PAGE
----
The people who take notice that the gravy train will run out in the near future are strange birds, always a small minority. I believe (based on my misunderstanding of group selection, I am sure) that the distribution of personality types in human groups is adaptive, and that the huge majority will always "go along to get along". It is adaptive to have a sprinkling of "Nervous Nellies"/"Pandoras" who will identify and prepare for the inevitable collapse for their selective advantage, but no more than a sprinkling of these forward looking types are needed/adaptive.

So what you ask of politics, politics cannot deliver, because the nature of politics to be compatible with the base wants/needs of the majority, whether explicitly as in a democracy, or implied as in state with the potential for revolutionary revolt.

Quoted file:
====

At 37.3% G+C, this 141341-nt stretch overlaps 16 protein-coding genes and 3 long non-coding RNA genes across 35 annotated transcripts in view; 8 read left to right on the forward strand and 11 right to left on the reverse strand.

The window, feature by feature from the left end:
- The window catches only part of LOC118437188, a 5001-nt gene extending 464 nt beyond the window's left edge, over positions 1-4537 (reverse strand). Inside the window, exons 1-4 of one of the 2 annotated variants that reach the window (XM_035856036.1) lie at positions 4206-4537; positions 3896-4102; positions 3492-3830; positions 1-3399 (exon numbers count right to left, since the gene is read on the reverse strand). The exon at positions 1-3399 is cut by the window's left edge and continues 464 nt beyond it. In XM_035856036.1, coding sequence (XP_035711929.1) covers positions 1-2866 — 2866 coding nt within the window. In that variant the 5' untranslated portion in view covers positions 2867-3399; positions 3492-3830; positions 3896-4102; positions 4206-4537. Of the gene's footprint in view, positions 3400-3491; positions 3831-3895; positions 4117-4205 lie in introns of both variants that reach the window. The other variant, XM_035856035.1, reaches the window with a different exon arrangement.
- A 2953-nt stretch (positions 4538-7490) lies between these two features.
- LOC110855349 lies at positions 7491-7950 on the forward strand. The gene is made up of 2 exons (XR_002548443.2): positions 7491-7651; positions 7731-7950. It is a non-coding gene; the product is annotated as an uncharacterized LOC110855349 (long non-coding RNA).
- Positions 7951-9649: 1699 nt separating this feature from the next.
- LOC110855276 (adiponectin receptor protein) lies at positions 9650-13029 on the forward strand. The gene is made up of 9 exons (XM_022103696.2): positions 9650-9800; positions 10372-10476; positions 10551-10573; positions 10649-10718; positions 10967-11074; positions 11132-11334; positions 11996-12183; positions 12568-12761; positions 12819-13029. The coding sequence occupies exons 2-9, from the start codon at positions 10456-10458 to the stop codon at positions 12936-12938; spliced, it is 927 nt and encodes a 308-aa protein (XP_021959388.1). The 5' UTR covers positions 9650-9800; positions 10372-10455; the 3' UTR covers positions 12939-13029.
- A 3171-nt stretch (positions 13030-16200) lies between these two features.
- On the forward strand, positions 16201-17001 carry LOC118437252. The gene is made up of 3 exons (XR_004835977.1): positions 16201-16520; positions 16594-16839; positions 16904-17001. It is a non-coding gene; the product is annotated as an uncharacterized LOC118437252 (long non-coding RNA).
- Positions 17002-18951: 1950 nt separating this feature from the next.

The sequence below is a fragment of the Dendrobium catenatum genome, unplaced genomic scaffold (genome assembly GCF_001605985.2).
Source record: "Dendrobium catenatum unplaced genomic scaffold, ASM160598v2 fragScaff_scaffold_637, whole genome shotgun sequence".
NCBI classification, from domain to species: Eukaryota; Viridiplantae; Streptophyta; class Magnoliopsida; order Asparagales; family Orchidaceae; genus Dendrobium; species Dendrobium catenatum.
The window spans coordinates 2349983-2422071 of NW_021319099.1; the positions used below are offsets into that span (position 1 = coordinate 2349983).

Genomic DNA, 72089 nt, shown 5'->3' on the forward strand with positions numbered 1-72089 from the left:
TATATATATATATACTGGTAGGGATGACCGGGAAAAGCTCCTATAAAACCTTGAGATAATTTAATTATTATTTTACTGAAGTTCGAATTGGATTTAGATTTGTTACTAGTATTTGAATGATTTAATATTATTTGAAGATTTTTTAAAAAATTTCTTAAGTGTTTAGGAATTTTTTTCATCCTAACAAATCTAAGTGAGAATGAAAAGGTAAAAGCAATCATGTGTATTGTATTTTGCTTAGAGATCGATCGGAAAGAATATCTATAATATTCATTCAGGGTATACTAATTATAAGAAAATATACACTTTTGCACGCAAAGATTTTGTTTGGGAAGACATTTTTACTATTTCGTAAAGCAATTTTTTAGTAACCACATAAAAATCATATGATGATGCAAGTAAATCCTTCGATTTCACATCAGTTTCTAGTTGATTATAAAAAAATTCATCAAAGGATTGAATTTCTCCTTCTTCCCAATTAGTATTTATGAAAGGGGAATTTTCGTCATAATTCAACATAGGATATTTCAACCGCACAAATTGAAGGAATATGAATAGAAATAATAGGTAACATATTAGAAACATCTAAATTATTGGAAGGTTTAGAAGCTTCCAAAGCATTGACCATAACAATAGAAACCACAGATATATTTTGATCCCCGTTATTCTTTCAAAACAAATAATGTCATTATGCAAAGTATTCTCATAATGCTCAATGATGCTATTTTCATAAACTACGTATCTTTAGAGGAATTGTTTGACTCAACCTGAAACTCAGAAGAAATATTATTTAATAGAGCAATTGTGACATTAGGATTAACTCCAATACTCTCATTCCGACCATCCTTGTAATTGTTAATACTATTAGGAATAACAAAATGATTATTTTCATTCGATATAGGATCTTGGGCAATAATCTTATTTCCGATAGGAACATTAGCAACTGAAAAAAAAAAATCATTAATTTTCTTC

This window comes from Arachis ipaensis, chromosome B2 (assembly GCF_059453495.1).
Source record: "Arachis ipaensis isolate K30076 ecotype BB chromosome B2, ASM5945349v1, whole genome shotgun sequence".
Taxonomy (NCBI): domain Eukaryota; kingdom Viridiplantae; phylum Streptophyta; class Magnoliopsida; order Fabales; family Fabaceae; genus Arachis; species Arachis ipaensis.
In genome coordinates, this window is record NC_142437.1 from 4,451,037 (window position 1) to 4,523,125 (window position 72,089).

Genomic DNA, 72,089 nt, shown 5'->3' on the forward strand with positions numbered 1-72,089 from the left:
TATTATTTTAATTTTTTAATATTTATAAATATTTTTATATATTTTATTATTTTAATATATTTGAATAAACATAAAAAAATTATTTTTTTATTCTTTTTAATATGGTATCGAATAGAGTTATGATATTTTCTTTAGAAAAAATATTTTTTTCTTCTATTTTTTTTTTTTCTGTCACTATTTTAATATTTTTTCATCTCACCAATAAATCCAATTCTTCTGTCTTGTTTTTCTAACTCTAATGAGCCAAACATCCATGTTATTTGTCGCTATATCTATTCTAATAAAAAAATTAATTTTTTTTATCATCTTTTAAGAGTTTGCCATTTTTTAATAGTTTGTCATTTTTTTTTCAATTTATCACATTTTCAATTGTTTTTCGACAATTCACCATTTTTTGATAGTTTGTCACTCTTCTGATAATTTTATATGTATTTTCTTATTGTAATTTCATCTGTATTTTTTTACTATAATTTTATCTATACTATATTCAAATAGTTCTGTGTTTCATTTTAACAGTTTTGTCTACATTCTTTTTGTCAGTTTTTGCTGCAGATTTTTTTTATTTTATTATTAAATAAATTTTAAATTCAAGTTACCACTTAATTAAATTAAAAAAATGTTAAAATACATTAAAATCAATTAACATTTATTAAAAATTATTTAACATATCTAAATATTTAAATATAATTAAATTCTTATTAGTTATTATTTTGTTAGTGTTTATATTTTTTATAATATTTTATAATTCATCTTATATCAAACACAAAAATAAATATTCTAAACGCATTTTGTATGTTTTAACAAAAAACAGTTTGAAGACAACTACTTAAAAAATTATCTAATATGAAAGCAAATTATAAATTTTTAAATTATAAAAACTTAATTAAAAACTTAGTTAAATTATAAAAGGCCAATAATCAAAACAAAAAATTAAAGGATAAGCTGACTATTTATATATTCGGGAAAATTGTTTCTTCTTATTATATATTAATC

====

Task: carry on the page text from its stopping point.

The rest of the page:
(Wow, this turned out much more pessimistic than I wanted before I typed this out. Possible mitigation: if the majority see that we of clear vision are living soundly and well, and not frantically compulsively stressed to consume expensively marketed artificial needs that are mere trinkets, our visibly fulfilling lifestyle may win over enough converts.)

As always, I am sure I am mistaken in my extreme view, and would appreciate to learn of the sensible middle way.

Paul said...

There are some interesting thoughts in this link on some local efforts to live sustainability:


Paul Middents

Greg said...